"I'm a sinner, I know, doubly a sinner, by Divine Law and by Stella's human love. There's no doubt of that, and tomorrow I'll go and confess to Father Pirrone." (1.68)
Fabrizio has a bit of a Don Draper thing going on, since he knows he's doing something wrong when he cheats on his wife, but he does it anyway. He also figures that he can make it all better by confessing to his priest. At the end of the day, though, there's definitely some deep dissatisfaction at play here: both with his wife and with his life.
The soul of the Prince reached toward [the stars], toward the intangible, the unattainable, which gave joy without laying claim to anything in return. (2.84)
Prince Fabrizio is an amateur astronomer who loves gazing at the stars. As a guy who has always gotten what he wants, he truly desires something that is forever beyond his reach. It makes sense then, that he would reach toward the stars, since he knows that he'll never get anywhere near them.
Who worries about dowries for the Pleiades, a political career for Sirius, matrimonial joy for Vega? (2.84)
Whether it's his dog Bendicò or the stars in the sky, Fabrizio admires anything—living or dead—that doesn't have to deal with petty human concerns. When he thinks of the constellations in the sky, for example, he knows that the star Sirius never needs to worry about who's going to marry his daughter. It's this kind of search for peace that eventually leads Fabrizio to take comfort in the moment of his death.
[Now] he knew who had been killed at Donnafugata, at a hundred other places, in the course of that night of dirty wind: a newborn babe: good faith: just the very child who should have been cared for most. (3.36)
Fabrizio wants to be hopeful for the future of Sicily, but it's hard when he realizes that the vote for joining Italy has been rigged. Every time the poor guy has hope for the future, the world has a way of letting him down.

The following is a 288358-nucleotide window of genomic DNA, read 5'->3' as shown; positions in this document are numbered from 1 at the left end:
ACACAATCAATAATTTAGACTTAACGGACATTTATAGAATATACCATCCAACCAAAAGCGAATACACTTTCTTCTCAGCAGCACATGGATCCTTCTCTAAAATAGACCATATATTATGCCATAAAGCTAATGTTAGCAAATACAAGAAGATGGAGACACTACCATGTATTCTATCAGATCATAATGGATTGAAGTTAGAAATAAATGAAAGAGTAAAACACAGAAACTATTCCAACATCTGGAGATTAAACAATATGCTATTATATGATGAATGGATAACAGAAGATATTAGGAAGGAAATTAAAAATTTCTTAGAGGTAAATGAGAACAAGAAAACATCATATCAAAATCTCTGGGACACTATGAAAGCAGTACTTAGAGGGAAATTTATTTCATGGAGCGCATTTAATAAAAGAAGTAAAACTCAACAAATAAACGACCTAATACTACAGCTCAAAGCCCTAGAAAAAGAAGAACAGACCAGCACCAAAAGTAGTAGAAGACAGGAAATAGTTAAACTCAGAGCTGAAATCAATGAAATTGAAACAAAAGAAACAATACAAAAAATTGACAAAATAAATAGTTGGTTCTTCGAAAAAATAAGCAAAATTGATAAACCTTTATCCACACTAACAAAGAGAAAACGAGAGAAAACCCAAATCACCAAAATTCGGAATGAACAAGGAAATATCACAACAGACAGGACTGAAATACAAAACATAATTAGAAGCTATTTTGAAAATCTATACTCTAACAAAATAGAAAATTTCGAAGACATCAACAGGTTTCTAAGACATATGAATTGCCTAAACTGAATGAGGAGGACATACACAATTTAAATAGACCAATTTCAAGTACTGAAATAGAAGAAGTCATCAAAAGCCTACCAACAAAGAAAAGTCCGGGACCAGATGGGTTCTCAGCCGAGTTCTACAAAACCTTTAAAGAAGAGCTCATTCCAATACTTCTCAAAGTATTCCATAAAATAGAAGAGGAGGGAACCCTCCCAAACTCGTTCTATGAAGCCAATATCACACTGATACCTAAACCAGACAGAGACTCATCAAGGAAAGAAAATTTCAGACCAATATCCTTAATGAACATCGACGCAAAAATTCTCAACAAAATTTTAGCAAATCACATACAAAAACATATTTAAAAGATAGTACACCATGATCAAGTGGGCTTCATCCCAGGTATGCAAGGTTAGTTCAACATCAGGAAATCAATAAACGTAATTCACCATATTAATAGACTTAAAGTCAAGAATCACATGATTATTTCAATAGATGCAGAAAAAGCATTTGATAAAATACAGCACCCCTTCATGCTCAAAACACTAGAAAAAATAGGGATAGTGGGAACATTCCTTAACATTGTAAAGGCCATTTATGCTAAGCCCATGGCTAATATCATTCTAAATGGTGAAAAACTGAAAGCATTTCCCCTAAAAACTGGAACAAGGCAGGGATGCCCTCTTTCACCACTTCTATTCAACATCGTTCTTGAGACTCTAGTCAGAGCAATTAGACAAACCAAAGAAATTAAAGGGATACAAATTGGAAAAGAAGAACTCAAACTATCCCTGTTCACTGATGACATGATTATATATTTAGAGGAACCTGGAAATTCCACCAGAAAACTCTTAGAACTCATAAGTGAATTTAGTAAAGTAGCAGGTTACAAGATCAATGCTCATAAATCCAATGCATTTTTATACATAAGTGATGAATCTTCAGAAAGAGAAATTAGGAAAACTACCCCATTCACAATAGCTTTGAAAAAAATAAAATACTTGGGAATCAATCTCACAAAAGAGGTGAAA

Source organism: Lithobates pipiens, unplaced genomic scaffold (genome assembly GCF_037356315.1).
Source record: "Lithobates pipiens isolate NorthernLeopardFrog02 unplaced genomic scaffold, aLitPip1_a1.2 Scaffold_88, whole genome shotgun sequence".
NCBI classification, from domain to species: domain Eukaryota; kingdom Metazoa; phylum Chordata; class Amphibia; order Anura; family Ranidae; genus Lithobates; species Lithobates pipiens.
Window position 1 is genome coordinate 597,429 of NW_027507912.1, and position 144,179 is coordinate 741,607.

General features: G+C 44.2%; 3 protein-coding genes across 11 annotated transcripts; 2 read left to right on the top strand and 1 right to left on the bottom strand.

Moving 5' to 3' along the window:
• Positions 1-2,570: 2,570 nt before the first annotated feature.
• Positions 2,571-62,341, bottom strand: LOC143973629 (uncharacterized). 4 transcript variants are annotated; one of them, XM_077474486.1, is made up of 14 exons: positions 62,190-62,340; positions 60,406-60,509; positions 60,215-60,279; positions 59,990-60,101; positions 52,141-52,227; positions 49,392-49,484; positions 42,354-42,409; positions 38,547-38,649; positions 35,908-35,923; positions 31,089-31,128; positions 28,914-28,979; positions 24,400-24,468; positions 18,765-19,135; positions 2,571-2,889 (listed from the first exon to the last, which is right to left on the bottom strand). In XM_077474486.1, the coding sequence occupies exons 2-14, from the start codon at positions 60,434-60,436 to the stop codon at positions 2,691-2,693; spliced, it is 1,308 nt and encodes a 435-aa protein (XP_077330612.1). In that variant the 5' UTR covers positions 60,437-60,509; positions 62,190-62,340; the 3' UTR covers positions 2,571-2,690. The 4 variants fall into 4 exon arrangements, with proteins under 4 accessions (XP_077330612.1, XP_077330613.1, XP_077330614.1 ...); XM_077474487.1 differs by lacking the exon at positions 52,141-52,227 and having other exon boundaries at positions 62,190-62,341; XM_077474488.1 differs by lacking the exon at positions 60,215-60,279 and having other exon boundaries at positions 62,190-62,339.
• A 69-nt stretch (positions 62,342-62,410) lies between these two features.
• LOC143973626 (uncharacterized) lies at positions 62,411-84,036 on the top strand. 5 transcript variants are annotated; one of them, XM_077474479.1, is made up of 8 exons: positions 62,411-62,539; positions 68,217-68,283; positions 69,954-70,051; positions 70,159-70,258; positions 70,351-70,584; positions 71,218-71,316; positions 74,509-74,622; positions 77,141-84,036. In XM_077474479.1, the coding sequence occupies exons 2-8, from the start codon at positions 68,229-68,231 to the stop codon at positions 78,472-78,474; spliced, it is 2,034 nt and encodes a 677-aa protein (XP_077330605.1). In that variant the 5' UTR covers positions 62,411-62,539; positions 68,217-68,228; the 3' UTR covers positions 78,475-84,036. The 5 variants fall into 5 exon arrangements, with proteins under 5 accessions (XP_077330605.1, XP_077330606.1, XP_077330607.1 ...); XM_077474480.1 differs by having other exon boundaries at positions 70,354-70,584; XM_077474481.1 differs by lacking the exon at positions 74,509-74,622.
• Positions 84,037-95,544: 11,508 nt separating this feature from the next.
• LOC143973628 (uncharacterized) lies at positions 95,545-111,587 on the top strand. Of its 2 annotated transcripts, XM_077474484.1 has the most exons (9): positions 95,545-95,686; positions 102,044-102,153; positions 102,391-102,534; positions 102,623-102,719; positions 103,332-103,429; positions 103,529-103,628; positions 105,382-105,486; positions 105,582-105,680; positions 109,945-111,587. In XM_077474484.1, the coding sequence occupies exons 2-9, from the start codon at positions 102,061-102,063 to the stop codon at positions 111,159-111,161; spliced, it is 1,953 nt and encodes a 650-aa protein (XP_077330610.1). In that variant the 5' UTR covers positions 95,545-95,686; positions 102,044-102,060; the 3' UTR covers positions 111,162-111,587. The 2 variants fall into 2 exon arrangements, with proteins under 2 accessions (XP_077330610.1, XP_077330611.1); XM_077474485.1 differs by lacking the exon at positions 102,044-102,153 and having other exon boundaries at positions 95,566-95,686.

He sat down a little among them; there instead of the name of the Queen of Heaven being taken in vain, the air was turgid with commonplaces. (6.28)
Fabrizio is bored by all the aristocrats he tends to hang out with. It's not like he wants to go in the opposite direction and hang with a bunch of roughnecks, but things can get really boring when the only people you hang out with are too polite to ever say anything interesting.
Don Fabrizio sighed. When would she decide to give him an appointment less ephemeral, far from carcasses and blood, in her own region of perennial certitude? (6.76)
Whenever he needs true spiritual fulfillment, Fabrizio looks to the stars and asks for their guidance. This isn't the same thing as asking God for help, because The Prince could go to Father Pirrone for that. This is instead a more private type of faith that Fabrizio shows when he talks directly to the constellation of Venus, who never judges him the way that a Christian god would.
Don Fabrizio had always known that sensation. For a dozen years or so he had been feeling as if the vital fluid, the faculty of existing, like itself in fact and perhaps even the will to go on living, were ebbing out of him slowly but steadily, as grains of sand cluster and then line up one by one, unhurried, unceasing, before the narrow neck of an hourglass. (7.1)
Fabrizio can feel his life slipping away from him with every day he gets older. One of the things that makes this feeling so unsatisfying is how slowly things seem to be slipping away. If it were all over and done with quickly, he could deal with it. But the fall of his social class is something that happens by inches more than all at once.
Sometimes he was surprised that the vital reservoir could still contain anything at all after all those years of loss" (7.3).
Fabrizio has always had what he wanted out of life. But on the other hand, that means he has also had a lot to lose. And lose he has. By the time he's old, he has far less than he started out with, both in terms of relatives and in terms of prestige.
And the pains, the boredom, how long had they been? Useless to try to make himself count those; all of the rest: seventy years. (7.25)
In his 73 years of life, Fabrizio figures that he has spent two or three of them actually living. The rest he's spent submerged in a life of boredom and habit, which is definitely not a recipe for personal fulfillment.
Still she could feel nothing; the inner emptiness was complete, but she did sense an unpleasant atmosphere emanating from the heap of fur. (8.55)
Concetta knows that there's something weird about Bendicò, apart from the fact that he's a stuffed dog who died decades ago. He's a reminder of a bygone age, a time when her father was still alive and her family lived in lavish palaces. Those days are long over, though, so it's no wonder she finds the dog unpleasant as a reminder of them.